When I get asked about the future of youth ministry (as I have often been asked in these last weeks), I usually start by acknowledging, “I am not a futurist.” I’m actually not all that gifted at prediction. But I’m pretty good at observing current trends. And with that in mind, I’m going to make a few projections. Sure, maybe that’s semantics. But I’m calling these projections (of what I’m currently observing) rather than predictions. And I could be completely wrong.
Many of these, as you’ll see, are challenges. Don’t let ‘em get you down. Instead, view even the toughest stuff on this list as an opportunity for experimentation, innovation, renewal, and change.
And I could be completely wrong.
In no particular order:
- Our current use of Zoom and other online activities will not result in a massive re-imagination of youth ministry once we’re completely past quarantine. We’ll have some new tools in our belt, and that’s good. But there’s too much frustration with current approaches to call this a hinge-point.
- It IS possible, however, that significant innovation could arise out of this next stage – in the months when we’re not back to whatever normal was before quarantine, and when we’re experimenting with ‘only in smaller numbers’ limitations.
- Speaking of this next stage, as states start to slowly open up: even if youth ministries have no limitations (which will only be true in some states by June 1), many parents will be understandably skittish about sending off their teens to any large gathering (and for some, any gathering at all). This will provide much more of a challenge than learning how to log into Zoom or how to ‘mute all’. If your youth ministry is more than 10 students, you’ll be forced to innovate (which will be hard, but could lead to good stuff).
- Many are already learning that good, online, produced content is not connecting with a large percentage of teenagers. Thoughtful youth workers are currently building new systems to leverage old, tried-and-true approaches to connecting with teenagers: texts, calls, snail mail, even gift drops. I’m hopeful that some of these systems will outlast our current limitations.
- Church-based ministry with remote college students, however, will have some new means of connecting with students year ‘round. In almost every coaching cohort I lead, someone asks about how to connect with the college students who are mostly away at non-local colleges and universities. Many of these youth workers have often concluded that gathering at Christmas and over the summer are their only options. Now they know this limitation was merely a façade.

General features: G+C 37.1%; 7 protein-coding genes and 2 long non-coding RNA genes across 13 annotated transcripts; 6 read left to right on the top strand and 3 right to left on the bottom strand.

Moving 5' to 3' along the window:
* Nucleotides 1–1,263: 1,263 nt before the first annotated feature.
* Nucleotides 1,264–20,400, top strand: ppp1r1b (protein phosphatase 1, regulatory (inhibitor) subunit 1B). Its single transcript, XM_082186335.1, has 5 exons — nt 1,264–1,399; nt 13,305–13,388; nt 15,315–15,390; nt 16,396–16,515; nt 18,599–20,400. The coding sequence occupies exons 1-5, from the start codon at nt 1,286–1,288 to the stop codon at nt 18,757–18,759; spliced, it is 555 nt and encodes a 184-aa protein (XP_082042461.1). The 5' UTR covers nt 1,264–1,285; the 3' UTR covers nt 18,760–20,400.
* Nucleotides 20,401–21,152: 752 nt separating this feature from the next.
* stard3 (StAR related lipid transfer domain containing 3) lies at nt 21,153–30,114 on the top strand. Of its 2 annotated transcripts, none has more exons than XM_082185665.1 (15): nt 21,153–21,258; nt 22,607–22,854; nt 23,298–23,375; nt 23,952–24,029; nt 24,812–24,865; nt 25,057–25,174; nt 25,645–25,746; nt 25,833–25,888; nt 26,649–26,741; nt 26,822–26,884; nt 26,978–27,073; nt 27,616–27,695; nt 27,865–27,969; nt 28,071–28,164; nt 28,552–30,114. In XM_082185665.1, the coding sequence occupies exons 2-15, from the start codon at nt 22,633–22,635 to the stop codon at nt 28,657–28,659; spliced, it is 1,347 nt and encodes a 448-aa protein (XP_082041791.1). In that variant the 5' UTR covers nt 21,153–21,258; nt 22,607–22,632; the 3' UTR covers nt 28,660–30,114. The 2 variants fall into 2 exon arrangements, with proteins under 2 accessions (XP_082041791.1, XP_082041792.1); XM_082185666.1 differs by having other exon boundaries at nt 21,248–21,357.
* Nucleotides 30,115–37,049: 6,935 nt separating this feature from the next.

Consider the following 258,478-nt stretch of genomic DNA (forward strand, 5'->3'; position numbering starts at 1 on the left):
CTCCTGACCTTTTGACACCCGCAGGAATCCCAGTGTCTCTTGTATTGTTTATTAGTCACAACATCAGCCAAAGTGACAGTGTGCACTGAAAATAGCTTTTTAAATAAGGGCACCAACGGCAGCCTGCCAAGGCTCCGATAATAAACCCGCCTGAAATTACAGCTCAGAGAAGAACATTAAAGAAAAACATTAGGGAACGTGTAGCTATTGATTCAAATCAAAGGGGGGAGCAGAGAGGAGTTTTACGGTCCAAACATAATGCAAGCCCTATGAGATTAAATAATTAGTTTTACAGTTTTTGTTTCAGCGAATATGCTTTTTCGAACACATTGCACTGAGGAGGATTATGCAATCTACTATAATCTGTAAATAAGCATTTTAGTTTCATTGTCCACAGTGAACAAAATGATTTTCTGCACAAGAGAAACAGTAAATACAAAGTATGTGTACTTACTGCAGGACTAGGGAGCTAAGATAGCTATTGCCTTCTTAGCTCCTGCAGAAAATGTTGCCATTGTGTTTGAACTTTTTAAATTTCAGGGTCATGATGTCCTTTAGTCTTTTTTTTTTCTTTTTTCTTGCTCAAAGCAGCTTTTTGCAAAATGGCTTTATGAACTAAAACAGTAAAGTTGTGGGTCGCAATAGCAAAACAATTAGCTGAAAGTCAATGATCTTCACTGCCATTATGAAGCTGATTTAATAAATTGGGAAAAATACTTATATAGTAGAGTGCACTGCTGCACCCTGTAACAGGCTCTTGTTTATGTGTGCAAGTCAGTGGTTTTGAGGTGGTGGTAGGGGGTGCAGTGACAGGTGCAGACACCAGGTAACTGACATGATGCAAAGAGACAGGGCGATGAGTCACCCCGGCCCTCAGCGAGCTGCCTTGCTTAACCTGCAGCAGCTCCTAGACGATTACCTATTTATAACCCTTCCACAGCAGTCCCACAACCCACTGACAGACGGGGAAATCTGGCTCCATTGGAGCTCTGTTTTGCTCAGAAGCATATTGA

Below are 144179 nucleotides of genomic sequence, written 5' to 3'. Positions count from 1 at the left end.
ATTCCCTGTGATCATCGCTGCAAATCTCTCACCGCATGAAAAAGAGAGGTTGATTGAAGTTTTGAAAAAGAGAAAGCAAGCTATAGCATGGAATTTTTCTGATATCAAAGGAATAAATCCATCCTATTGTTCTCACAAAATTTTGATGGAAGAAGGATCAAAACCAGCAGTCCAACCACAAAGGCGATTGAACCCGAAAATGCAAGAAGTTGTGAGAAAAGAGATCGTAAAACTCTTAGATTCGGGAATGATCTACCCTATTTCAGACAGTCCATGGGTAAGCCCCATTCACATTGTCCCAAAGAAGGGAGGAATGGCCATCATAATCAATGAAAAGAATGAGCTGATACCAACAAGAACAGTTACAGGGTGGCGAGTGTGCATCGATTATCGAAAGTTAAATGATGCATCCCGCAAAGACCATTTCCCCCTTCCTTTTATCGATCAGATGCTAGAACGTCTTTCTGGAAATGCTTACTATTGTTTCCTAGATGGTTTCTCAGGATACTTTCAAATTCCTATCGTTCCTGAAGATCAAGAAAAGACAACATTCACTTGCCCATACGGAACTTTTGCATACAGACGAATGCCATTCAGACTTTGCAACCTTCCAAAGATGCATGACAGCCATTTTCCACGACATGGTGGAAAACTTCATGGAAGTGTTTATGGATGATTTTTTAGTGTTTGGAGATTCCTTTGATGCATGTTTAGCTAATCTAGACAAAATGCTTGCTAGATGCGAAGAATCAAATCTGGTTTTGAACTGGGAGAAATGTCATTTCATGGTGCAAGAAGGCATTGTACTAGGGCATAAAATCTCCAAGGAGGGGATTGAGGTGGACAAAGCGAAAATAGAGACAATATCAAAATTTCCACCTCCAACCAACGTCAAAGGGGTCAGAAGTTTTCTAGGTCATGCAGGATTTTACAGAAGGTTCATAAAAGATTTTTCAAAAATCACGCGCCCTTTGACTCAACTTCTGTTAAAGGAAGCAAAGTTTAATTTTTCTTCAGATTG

- Many churches (especially larger churches) are going to weather this storm just fine, financially. But many churches will feel the financial impact of these challenging days for 18 – 24 months. Some churches won’t make it (though this is likely only an accelerator toward death for churches that are already in trouble, whether they acknowledge it or not). Budgets will be limited. Spending will be cautious. This could force some needed innovation; but it won’t be fun.
- Paid roles in youth ministry will most certainly decrease. They already are, and I hear about youth workers losing their jobs left and right for budget reasons. This is not a new thing – giving in churches has been declining for years, and was projected to continue declining well into the future as people shift their giving patterns in our culture (mostly due to the departure of institutional loyalty and the reduction of the role of church in society). So this ‘tightening’ is an accelerator. We may see a small amount of rebound on giving, post-quarantine; but – as Mark DeVries has been saying for years – many youth workers will have to find other funding or other means of living into their calling.
- Youth ministry supporting orgs (camps, short-term missions orgs, coaching, training) and freelancers (speakers, musicians) are going to be decimated. Maybe some change was needed here; but this is particularly sad to me. Without summer events, camps and short-term missions orgs are holding on by a thread. And without a bailout (I don’t mean a govt bailout – I mean either a massive donation or cash reserves amounting to an endowment), many will be forced to close. With a large percentage of church budgets tight for a long time, those freelancers who rely solely on churches won’t survive and will have to re-direct, vocationally. Even your favorite Cartel is very much at risk: as of this writing, we haven’t received a PPP loan yet, and I’m increasingly concerned about our ability to make it to the fall (I haven’t given up hope, though!).
Do not give in to despair! Many of these seem pretty bleak (and I suppose they are, from one viewpoint). But youth ministry is needed as much as ever (more, in many ways). We’re just gonna have to get creative. And remember: hope starts with lament. Then, with honesty and open hands, we follow the whisper of the Spirit’s leading. God is with you, and with every teenager you love (and even the ones who drive you crazy).